When you drive in traffic, you waste a lot of fuel each time you stop for a car in front of you; it’s more efficient to drive slowly. Pay close attention to other vehicles so you can avoid heavy braking. Finally, avoid driving during rush hour and use smart navigation tools to stay out of traffic.

When you’re ready to dive into a lucrative career as a truck driver, we’ll help you succeed. To learn more about our programs and the 2020 class schedule, call (330) 239-2229.

  • OH Reg. #2057
  • ODPS License #1439-2369

4 Questions to Ask a Trucking Recruiter - Mar 27, 2020

Once you pass the CDL exam, you’ll be ready to sign with a company and start a new chapter in your career. However, not every company is the same. While each company provides standard benefits, they’ll also offer different incentives for truck drivers to work with them.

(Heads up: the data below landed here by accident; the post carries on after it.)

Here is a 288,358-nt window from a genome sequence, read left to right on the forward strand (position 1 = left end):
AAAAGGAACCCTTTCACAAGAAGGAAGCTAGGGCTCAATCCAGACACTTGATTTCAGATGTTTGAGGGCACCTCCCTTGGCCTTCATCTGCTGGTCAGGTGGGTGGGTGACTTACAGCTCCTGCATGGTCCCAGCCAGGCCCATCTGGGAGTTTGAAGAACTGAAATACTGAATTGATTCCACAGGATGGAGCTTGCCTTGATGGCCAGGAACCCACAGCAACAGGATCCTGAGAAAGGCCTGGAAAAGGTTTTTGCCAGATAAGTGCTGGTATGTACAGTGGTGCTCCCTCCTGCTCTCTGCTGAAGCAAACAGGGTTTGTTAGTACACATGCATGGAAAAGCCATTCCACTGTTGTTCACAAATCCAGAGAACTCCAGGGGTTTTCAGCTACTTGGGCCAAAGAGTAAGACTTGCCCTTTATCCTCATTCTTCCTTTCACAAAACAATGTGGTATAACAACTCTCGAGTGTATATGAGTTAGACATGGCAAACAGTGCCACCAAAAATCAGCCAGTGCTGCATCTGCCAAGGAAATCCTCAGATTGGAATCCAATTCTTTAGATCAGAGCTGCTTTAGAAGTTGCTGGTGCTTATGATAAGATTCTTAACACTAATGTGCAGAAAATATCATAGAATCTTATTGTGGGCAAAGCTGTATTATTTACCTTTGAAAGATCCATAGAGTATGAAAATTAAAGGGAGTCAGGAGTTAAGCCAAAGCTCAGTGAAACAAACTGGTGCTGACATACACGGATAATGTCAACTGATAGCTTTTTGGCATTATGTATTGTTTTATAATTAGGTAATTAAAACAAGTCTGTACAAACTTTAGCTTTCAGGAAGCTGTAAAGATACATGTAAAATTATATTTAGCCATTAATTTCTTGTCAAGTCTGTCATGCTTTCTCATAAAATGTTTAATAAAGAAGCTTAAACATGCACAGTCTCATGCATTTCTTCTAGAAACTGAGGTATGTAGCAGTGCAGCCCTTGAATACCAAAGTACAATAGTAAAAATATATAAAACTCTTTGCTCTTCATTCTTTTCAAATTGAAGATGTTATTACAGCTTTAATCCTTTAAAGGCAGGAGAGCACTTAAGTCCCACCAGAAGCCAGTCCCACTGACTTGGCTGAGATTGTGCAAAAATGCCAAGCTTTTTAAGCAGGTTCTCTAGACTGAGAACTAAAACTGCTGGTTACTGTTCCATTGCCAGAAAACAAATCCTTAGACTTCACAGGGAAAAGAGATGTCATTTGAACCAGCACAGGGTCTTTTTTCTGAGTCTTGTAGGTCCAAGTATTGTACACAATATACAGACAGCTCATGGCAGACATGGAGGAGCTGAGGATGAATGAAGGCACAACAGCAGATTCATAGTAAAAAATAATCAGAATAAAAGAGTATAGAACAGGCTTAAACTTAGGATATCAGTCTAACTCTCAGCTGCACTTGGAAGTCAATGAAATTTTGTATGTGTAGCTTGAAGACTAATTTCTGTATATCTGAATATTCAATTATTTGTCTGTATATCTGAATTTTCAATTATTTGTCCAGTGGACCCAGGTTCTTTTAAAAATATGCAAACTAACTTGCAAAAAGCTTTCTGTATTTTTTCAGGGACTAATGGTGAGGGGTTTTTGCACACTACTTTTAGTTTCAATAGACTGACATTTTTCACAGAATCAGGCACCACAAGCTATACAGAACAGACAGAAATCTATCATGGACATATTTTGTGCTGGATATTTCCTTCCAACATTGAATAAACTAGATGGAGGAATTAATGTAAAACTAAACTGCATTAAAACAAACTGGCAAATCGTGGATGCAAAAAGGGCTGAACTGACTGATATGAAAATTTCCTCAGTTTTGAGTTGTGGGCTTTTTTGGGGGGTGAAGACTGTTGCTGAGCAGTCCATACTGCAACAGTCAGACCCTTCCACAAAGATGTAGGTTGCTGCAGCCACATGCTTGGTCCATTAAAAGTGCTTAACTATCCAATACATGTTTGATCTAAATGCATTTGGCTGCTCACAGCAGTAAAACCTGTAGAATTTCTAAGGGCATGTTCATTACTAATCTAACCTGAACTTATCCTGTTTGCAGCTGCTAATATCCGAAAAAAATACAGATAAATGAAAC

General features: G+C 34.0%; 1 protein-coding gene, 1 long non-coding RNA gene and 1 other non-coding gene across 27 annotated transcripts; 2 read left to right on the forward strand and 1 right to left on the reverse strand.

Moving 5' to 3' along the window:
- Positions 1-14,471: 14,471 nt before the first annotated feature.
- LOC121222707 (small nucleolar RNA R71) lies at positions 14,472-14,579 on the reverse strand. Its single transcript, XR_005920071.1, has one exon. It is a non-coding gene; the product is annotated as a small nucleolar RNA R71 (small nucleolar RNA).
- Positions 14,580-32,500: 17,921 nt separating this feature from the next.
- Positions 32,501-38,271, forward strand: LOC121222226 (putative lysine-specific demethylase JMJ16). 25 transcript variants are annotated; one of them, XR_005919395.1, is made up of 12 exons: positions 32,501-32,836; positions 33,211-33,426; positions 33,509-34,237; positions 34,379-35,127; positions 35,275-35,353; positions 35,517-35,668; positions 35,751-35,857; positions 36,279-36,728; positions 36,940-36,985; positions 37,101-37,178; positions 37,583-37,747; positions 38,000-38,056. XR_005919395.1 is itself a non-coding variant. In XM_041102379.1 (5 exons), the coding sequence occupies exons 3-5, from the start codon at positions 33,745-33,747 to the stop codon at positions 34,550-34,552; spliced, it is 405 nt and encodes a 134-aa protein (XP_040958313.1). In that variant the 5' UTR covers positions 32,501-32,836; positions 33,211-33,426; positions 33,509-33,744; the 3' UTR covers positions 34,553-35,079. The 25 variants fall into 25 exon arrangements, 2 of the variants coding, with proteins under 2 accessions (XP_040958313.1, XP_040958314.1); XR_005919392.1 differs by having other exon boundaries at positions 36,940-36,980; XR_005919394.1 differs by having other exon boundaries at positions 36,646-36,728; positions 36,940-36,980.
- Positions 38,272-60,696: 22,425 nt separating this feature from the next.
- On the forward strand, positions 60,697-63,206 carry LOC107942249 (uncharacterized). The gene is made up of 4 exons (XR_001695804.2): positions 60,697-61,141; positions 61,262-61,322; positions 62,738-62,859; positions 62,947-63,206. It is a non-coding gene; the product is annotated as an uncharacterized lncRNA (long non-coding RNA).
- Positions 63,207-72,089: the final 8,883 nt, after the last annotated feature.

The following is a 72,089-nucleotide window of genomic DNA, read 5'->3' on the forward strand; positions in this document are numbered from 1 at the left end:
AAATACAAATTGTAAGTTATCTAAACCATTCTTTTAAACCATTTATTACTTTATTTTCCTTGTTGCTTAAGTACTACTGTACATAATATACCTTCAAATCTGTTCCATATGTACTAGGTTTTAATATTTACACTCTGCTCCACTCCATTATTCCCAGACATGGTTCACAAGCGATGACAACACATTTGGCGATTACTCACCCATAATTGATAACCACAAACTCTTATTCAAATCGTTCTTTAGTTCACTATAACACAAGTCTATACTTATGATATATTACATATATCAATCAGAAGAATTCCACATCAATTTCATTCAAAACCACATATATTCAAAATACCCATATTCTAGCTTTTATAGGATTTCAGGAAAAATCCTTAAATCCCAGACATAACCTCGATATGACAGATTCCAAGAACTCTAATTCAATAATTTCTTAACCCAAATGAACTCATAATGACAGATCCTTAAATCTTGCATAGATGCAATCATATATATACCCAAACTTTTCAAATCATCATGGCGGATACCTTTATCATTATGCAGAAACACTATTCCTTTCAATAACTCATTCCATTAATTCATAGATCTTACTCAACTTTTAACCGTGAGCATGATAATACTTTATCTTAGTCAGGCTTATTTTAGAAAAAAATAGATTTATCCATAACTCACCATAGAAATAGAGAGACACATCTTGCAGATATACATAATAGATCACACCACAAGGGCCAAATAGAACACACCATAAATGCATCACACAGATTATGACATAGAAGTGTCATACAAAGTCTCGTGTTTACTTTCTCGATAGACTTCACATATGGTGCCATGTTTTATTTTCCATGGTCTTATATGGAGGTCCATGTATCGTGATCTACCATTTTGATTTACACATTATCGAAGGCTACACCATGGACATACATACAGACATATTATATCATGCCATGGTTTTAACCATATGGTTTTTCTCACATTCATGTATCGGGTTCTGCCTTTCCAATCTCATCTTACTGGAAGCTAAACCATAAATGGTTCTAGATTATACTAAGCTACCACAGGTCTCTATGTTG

Questions You Should Ask Before Signing With a Trucking Company 

1. What’s the Company’s Safety Record? 

You’ll want to find a company that’s both safe and protects its truckers. Find out how many of their semis are modern. Ask how many miles they have on them. 

Companies with modern rigs have updated technology and improved comfort. They have live GPS tracking and internet-connected dash cams. These additions help truck drivers make their deliveries on schedule and provide them with a defense if an accident occurs. 

2. How Are the Salary & Benefits?

Ask about the company’s salary and pay periods so that you can manage your money between checks. Electronic payment options also streamline the process, but programs come with fees. 

Trucking companies offer medical benefits and 401k programs, but there are questions to be asked about them.